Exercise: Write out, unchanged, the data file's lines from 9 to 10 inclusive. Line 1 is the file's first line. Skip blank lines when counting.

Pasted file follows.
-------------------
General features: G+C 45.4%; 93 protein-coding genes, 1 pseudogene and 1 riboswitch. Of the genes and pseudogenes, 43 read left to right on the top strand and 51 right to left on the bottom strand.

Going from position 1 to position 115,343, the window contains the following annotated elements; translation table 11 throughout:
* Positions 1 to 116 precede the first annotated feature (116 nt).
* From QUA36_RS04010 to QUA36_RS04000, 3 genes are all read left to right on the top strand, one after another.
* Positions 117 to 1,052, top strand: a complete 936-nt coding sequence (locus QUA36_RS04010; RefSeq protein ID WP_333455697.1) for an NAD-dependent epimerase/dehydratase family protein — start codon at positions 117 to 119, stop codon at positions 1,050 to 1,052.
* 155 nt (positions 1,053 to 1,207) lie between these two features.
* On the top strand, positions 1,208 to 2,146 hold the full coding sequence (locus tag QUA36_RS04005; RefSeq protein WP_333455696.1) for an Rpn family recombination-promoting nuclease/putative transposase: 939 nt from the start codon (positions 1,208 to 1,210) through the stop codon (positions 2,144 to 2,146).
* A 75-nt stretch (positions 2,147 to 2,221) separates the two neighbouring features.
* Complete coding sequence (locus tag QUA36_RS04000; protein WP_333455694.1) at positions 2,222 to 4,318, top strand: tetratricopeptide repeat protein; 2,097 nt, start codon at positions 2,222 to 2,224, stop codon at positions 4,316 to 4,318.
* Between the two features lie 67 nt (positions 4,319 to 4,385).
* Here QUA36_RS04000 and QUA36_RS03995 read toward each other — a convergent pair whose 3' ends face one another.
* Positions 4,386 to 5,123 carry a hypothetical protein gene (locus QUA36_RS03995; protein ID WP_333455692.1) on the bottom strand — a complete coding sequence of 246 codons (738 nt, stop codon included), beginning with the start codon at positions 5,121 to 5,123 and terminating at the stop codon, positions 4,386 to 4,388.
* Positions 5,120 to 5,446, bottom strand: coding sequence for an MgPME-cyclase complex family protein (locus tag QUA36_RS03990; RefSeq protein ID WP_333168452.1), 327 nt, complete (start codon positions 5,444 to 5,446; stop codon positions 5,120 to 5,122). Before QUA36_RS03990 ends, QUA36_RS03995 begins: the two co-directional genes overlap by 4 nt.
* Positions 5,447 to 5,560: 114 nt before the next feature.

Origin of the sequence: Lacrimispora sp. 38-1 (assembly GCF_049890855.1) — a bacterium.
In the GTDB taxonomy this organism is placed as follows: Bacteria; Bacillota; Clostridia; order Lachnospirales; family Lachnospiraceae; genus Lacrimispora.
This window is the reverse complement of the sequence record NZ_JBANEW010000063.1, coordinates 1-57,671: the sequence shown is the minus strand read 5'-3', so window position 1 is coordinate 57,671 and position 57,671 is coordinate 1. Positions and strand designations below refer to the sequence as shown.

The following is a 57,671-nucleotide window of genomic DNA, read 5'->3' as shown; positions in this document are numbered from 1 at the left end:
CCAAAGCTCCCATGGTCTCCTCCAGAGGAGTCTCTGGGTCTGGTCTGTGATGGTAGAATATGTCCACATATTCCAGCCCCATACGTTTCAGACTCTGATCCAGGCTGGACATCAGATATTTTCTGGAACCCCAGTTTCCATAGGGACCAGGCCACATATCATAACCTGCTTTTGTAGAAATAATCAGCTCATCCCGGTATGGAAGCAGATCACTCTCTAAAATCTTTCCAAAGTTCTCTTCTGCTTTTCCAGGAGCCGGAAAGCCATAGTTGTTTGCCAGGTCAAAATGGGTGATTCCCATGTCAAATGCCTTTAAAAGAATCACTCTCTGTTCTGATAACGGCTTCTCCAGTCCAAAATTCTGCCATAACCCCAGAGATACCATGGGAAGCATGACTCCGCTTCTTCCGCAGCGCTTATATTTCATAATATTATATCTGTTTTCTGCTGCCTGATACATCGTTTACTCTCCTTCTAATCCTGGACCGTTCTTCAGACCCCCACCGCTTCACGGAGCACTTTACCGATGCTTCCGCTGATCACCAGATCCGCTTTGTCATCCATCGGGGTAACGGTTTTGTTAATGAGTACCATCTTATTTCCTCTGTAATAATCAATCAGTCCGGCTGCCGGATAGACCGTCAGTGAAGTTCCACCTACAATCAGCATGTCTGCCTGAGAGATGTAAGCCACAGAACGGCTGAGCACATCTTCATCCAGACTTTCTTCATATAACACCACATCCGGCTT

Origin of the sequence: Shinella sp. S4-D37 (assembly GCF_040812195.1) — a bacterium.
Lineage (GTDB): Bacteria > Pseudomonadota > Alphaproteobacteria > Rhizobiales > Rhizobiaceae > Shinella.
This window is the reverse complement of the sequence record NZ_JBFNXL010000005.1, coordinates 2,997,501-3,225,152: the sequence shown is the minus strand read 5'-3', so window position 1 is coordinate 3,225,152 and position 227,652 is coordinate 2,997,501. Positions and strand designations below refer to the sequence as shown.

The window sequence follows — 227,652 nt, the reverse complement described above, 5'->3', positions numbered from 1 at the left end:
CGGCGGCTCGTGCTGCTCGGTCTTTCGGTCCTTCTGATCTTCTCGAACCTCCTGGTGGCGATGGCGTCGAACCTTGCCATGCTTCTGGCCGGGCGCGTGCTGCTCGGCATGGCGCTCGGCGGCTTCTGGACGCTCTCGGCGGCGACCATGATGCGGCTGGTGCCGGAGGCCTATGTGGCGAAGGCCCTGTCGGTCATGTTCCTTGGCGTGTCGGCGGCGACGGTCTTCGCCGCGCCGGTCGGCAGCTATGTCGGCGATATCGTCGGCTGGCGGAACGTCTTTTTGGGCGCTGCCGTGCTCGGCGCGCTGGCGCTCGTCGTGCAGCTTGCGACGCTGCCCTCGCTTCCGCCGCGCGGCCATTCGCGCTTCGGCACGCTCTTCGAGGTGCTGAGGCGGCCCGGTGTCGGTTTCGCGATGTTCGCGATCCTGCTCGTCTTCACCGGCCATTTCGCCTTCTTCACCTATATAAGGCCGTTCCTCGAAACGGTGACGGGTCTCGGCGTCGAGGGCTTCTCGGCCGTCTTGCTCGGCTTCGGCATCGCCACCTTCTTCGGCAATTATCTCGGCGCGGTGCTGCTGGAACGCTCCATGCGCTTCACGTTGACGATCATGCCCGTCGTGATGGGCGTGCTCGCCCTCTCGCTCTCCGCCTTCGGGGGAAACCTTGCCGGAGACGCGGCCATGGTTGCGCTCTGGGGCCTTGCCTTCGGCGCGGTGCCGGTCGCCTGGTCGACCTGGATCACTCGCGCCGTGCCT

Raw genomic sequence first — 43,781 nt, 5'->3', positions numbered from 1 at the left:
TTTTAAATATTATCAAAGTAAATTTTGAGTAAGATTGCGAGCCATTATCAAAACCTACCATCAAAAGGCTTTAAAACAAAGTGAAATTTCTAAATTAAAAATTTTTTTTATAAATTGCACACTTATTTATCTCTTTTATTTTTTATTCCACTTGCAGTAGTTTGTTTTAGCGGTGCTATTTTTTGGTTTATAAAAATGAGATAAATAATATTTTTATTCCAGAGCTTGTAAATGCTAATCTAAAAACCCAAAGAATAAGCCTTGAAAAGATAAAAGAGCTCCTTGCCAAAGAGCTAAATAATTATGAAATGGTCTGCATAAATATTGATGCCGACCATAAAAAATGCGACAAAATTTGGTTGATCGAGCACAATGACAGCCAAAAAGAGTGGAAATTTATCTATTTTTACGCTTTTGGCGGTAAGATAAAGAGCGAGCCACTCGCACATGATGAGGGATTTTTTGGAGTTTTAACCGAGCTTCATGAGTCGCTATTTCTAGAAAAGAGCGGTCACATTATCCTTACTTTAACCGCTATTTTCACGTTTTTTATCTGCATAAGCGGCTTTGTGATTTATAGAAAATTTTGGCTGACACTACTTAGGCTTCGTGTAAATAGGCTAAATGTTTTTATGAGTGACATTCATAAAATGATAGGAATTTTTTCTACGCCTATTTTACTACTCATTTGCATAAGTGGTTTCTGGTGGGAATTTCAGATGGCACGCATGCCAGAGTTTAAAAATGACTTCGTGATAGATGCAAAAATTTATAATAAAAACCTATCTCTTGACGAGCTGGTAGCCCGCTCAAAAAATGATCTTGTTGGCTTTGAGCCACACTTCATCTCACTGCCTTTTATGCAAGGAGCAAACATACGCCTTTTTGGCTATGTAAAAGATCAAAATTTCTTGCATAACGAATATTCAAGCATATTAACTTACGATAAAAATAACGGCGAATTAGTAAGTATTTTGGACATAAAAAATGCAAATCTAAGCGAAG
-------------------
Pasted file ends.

* Complete coding sequence (locus tag QUA36_RS04000; protein WP_333455694.1) at positions 2,222 to 4,318, top strand: tetratricopeptide repeat protein; 2,097 nt, start codon at positions 2,222 to 2,224, stop codon at positions 4,316 to 4,318.
* Between the two features lie 67 nt (positions 4,319 to 4,385).